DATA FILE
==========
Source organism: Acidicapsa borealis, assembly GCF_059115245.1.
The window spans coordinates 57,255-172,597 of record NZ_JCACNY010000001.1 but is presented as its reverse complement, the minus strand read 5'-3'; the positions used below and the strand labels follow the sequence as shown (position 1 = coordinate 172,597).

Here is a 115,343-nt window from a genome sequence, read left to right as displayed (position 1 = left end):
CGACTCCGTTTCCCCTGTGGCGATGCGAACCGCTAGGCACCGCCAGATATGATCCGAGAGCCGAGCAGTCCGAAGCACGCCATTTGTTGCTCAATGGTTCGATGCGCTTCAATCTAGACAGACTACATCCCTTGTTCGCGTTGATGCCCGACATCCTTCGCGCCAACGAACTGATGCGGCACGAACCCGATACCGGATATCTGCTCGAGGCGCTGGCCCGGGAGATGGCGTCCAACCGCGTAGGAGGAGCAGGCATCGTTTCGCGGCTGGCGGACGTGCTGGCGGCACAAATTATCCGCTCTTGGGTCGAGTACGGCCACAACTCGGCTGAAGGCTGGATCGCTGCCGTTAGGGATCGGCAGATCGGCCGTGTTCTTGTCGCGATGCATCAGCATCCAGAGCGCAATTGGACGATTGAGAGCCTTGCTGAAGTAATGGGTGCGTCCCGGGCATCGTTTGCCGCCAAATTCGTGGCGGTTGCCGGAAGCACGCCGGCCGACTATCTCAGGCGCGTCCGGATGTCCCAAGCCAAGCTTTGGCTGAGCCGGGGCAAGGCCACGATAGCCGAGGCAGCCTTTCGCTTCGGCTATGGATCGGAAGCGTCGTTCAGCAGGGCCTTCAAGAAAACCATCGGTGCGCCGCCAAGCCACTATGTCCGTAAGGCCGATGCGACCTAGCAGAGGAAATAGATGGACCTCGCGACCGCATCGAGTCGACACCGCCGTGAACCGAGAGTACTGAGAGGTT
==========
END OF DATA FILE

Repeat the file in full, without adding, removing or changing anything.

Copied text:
Source organism: Acidicapsa borealis, assembly GCF_059115245.1.
The window spans coordinates 57,255-172,597 of record NZ_JCACNY010000001.1 but is presented as its reverse complement, the minus strand read 5'-3'; the positions used below and the strand labels follow the sequence as shown (position 1 = coordinate 172,597).

Here is a 115,343-nt window from a genome sequence, read left to right as displayed (position 1 = left end):
CGACTCCGTTTCCCCTGTGGCGATGCGAACCGCTAGGCACCGCCAGATATGATCCGAGAGCCGAGCAGTCCGAAGCACGCCATTTGTTGCTCAATGGTTCGATGCGCTTCAATCTAGACAGACTACATCCCTTGTTCGCGTTGATGCCCGACATCCTTCGCGCCAACGAACTGATGCGGCACGAACCCGATACCGGATATCTGCTCGAGGCGCTGGCCCGGGAGATGGCGTCCAACCGCGTAGGAGGAGCAGGCATCGTTTCGCGGCTGGCGGACGTGCTGGCGGCACAAATTATCCGCTCTTGGGTCGAGTACGGCCACAACTCGGCTGAAGGCTGGATCGCTGCCGTTAGGGATCGGCAGATCGGCCGTGTTCTTGTCGCGATGCATCAGCATCCAGAGCGCAATTGGACGATTGAGAGCCTTGCTGAAGTAATGGGTGCGTCCCGGGCATCGTTTGCCGCCAAATTCGTGGCGGTTGCCGGAAGCACGCCGGCCGACTATCTCAGGCGCGTCCGGATGTCCCAAGCCAAGCTTTGGCTGAGCCGGGGCAAGGCCACGATAGCCGAGGCAGCCTTTCGCTTCGGCTATGGATCGGAAGCGTCGTTCAGCAGGGCCTTCAAGAAAACCATCGGTGCGCCGCCAAGCCACTATGTCCGTAAGGCCGATGCGACCTAGCAGAGGAAATAGATGGACCTCGCGACCGCATCGAGTCGACACCGCCGTGAACCGAGAGTACTGAGAGGTT